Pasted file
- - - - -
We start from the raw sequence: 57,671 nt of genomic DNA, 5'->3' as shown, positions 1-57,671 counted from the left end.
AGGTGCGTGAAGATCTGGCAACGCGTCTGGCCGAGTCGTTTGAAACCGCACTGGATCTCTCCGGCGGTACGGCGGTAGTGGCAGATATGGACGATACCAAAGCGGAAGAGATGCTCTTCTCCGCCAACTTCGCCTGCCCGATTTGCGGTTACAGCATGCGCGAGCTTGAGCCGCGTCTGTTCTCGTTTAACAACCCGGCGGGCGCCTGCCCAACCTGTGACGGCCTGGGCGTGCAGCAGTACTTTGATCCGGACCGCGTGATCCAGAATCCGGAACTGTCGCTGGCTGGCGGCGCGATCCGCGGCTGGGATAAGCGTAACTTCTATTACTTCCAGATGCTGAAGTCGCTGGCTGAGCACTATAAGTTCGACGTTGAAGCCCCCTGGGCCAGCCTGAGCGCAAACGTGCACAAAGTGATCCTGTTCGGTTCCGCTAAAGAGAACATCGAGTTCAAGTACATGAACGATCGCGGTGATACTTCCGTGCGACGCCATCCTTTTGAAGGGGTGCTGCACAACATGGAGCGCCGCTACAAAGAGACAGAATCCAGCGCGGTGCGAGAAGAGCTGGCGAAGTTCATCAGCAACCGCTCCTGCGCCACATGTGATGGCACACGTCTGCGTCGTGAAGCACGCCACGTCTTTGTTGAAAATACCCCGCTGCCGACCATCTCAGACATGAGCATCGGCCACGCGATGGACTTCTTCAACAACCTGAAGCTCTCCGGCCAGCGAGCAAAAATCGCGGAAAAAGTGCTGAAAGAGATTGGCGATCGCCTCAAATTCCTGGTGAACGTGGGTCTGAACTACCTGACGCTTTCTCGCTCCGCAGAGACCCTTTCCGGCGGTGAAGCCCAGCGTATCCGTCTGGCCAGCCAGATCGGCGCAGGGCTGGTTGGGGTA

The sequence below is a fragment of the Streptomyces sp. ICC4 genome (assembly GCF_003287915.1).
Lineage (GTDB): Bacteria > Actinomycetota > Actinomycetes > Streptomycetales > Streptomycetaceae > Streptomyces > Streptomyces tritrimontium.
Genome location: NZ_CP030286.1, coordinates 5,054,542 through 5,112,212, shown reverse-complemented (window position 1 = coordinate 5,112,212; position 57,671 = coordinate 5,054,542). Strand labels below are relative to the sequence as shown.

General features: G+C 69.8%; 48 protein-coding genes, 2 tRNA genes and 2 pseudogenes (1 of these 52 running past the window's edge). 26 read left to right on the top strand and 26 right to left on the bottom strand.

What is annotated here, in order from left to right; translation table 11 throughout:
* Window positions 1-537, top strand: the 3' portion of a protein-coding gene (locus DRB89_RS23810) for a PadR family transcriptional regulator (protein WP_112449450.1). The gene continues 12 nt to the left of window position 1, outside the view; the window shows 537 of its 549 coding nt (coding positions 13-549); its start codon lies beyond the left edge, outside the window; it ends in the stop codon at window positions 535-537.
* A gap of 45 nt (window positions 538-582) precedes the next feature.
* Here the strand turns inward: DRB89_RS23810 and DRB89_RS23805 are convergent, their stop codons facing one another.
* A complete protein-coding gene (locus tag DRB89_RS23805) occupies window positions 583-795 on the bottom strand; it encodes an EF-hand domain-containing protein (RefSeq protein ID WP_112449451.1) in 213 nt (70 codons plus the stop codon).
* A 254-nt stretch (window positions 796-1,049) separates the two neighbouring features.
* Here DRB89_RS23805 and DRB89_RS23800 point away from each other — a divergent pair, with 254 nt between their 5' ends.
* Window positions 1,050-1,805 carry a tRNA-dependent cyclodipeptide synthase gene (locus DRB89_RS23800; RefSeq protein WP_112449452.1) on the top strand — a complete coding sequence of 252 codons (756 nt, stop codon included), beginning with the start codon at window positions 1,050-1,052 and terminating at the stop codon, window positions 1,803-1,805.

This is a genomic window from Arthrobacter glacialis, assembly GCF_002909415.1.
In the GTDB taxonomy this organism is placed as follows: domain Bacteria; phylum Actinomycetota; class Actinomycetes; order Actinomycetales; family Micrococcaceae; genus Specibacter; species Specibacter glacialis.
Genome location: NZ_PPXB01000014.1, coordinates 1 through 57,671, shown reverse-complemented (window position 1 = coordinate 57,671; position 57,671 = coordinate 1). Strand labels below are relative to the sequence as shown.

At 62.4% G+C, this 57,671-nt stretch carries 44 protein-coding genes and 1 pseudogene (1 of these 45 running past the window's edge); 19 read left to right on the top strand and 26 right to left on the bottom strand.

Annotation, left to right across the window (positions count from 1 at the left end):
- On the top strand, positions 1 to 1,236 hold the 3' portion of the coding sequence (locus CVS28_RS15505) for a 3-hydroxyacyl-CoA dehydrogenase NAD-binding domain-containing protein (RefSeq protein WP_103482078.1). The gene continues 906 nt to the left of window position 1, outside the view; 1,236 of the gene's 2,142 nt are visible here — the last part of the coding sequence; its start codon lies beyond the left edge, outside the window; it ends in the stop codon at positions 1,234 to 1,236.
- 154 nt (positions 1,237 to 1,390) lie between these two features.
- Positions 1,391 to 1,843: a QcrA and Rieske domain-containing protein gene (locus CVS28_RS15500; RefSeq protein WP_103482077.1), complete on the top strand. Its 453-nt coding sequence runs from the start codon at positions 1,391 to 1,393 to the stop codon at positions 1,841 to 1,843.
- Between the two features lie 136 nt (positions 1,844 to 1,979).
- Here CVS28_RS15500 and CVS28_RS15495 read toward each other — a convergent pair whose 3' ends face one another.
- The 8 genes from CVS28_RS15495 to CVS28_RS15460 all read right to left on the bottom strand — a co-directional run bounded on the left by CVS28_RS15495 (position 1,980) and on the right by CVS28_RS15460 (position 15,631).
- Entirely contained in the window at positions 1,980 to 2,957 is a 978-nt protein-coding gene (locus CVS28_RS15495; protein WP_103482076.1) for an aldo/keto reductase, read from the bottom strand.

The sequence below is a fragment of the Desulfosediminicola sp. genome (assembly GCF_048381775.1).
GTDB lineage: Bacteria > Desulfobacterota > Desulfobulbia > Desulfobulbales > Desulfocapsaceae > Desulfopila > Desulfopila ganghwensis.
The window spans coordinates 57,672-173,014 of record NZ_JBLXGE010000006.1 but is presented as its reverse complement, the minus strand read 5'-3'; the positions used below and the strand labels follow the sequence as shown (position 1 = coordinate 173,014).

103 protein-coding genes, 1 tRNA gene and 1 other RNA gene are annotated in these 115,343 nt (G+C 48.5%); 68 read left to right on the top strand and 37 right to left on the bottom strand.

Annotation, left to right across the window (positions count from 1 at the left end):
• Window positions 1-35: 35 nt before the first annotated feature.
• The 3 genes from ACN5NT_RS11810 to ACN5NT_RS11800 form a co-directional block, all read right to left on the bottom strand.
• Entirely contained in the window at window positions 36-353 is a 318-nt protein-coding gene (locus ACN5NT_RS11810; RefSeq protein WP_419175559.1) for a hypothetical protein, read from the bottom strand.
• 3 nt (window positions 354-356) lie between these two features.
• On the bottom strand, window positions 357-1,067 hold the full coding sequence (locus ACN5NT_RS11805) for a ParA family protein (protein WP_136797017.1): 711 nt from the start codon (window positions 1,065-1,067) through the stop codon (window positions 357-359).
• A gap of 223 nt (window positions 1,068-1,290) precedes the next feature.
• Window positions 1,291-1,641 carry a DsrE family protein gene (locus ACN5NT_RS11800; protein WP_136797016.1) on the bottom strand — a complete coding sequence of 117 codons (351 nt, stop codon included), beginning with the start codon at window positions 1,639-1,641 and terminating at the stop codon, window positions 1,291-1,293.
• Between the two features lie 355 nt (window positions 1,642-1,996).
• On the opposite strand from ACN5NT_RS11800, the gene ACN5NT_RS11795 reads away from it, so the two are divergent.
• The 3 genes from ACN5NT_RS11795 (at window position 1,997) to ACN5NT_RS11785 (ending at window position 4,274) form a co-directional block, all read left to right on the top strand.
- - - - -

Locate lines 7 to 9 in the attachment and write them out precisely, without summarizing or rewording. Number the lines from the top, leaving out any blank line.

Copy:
What is annotated here, in order from left to right; translation table 11 throughout:
* Window positions 1-537, top strand: the 3' portion of a protein-coding gene (locus DRB89_RS23810) for a PadR family transcriptional regulator (protein WP_112449450.1). The gene continues 12 nt to the left of window position 1, outside the view; the window shows 537 of its 549 coding nt (coding positions 13-549); its start codon lies beyond the left edge, outside the window; it ends in the stop codon at window positions 535-537.
* A gap of 45 nt (window positions 538-582) precedes the next feature.